Just the loveliest, loveliest people I have ever met in my life. So grateful … They’d never seen anyone foreign before. The monks were just wonderful and the family I lived with were lovely. It was great. I was so used to the rhythm of being a workaholic nutter, they’d say to me, “No, no, that’s it for the day. We finish teaching at two.” I’d think, what am I going to do for the rest of the day? It was weird. It was good. I wrote a diary and I would spend lots of time under my mosquito net. After a few weeks I got moved to another school which was further down the coast, near the beach. At the start I was the only volunteer on the island, but then a couple of others came so I had some friends and that was great. We went traveling at the end together. Bliss.
Was it done through a volunteer organisation of some sort?
And why did you choose Sri Lanka?
Well, I had always really wanted to go to India. There were two places I really wanted to go to, India and Africa, but I was really scared … It’s funny now if I look back on that. To put my fear into context, I remember taking a trip to Bali in the early years when I was at Benetton and I was petrified of the mosquitoes because I react really badly to them. I had a suitcase packed full of every type of repellant possible – even one the size of a fire extinguisher. What a drama! So I thought, there are two places I’m really terrified of, but I want to push myself, I want to do something scary, something exciting, so it’s either Africa or India. I thought Sri Lanka would be a good start, a good introduction to India, because it is easier, it’s not as harsh, not as poor in that respect.
And did some of the Buddhist philosophy rub off on you?
I only taught in the temples, which were really just basically a few pillars and an open space with a roof. I didn’t go to any of their services or anything, so no, not really in that respect, but just in seeing how kind they were, I suppose. People with nothing and they are so kind. It just made all the other stuff seem like nonsense really.
Did those nine months change you much as a person or were you just far more relaxed?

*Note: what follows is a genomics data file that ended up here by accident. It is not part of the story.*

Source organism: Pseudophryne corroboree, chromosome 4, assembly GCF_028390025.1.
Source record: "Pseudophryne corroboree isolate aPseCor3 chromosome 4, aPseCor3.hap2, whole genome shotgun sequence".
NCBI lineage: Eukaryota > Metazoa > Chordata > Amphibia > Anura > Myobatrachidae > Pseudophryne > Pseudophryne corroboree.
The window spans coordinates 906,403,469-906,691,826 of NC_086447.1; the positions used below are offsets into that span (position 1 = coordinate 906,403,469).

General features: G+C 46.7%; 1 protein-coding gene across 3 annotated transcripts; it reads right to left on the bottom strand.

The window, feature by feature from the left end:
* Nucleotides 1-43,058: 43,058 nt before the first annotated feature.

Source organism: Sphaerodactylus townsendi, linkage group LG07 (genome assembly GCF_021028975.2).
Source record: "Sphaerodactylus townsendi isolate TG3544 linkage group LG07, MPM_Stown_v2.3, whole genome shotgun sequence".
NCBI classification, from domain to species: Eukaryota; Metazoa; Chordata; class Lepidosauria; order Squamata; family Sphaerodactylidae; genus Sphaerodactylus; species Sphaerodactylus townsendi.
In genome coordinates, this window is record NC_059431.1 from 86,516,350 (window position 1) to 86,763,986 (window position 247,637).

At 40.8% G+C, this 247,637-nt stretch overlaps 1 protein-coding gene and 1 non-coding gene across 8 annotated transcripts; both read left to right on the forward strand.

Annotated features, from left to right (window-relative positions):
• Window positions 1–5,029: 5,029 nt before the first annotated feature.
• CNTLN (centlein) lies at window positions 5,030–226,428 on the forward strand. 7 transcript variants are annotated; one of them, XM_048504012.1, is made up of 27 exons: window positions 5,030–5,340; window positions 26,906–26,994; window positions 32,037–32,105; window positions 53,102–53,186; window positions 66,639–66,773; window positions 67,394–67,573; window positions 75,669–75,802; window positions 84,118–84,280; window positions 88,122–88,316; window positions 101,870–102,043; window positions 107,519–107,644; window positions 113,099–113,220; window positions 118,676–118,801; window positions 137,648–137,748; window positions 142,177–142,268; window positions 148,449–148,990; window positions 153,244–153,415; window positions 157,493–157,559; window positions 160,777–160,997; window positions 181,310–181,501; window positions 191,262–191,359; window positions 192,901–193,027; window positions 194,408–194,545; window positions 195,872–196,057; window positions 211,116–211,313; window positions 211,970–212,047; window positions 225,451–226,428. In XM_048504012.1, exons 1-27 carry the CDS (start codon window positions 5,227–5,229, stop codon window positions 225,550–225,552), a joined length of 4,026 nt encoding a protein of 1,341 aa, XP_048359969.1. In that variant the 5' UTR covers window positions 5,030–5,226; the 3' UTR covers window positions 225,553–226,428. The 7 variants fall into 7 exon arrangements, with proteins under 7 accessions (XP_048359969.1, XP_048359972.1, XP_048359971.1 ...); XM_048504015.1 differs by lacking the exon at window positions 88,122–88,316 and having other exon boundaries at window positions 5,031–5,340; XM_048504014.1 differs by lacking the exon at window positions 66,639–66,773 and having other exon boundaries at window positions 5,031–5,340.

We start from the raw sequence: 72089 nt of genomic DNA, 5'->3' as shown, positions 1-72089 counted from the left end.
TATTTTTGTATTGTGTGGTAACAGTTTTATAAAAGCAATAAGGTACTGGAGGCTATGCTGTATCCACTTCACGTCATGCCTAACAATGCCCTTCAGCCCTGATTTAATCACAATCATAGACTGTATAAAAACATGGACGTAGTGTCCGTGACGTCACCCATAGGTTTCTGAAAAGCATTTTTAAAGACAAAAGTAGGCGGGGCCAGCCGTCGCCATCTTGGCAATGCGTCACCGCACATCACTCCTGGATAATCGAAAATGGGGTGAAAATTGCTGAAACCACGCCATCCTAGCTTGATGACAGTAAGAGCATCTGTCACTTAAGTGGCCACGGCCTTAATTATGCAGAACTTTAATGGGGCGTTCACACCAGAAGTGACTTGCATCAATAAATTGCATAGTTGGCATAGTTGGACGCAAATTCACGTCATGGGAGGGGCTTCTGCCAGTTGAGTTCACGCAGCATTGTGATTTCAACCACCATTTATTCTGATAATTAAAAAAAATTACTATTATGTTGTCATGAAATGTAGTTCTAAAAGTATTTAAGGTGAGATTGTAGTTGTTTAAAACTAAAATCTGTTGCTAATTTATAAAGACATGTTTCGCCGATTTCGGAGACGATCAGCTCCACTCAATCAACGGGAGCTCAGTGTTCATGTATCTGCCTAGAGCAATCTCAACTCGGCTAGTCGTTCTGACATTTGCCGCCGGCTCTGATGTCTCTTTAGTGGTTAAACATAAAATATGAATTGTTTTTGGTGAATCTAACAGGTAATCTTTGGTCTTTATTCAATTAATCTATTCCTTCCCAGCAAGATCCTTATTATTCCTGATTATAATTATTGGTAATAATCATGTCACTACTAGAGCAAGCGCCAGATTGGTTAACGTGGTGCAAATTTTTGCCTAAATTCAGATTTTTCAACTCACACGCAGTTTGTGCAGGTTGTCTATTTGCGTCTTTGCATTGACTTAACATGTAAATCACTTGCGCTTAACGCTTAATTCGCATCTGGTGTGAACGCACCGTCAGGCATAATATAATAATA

I came back very sick.
Oh did you?
Yeah, I was quite ill. India certainly left its impression and it took me a few months to get my health back. When I came back I saw all the things in the West that we really moan about and that we should really be grateful for. I just thought we don’t really have any idea how lucky we are. I remember feeling the carpet under my feet and I felt like its pile was three foot high. It was just like, oh my God, and loos, you know, proper toilets and supermarkets! I remember the first time I went to the supermarket and everything was so glossy and rich and wow. I suppose the biggest change though was that I was more in touch with my hippy side, which has always been there … So, yes, it absolutely did change me. I don’t know if it made me more relaxed though, I think it’d take a lot more than that!
So you came back, reunited with your fiancé … Did you have a clear idea of what you wanted to do then?
I was looking forward to planning the wedding, but had no idea at all what to do workwise. I hadn’t even thought about it when I was over there.
Nope. It was pretty nice actually, not worrying or thinking about it. I thought I’d just come back and see. It was hard, it was hard coming back and living in England after all those years, rainy old England again, on the west coast in a city called Bristol. It was tough. I had no job, was in the house all day and was like, Right, what am I going to do now? I didn’t really know what to do so I just wrote down a few things and then I thought, I’m going to write a book. As you do. I’d always been interested in food, that was another thing, and years ago I’d had an idea, that I’d quite like to have a chocolate label and design all these chocolate products. At that time nobody was really doing anything cool with chocolate and I spoke to a few chocolatiers, but I just didn’t have the confidence to do it. It was too random. Why on earth would someone who designs knitwear want to do a chocolate label? I remember meeting my sister in this pub in Covent Garden for a drink and at the time I’d had some talks with Marks & Spencer, which is quite a big retail group in the UK, and I said to her, “I’m so excited, I’ve got this idea for chocolate and it’s amazing. I can just see it.” My sister just looked at me and said, “Have you heard back from M&S?” and it was just like, Oh, yeah, what’s the point?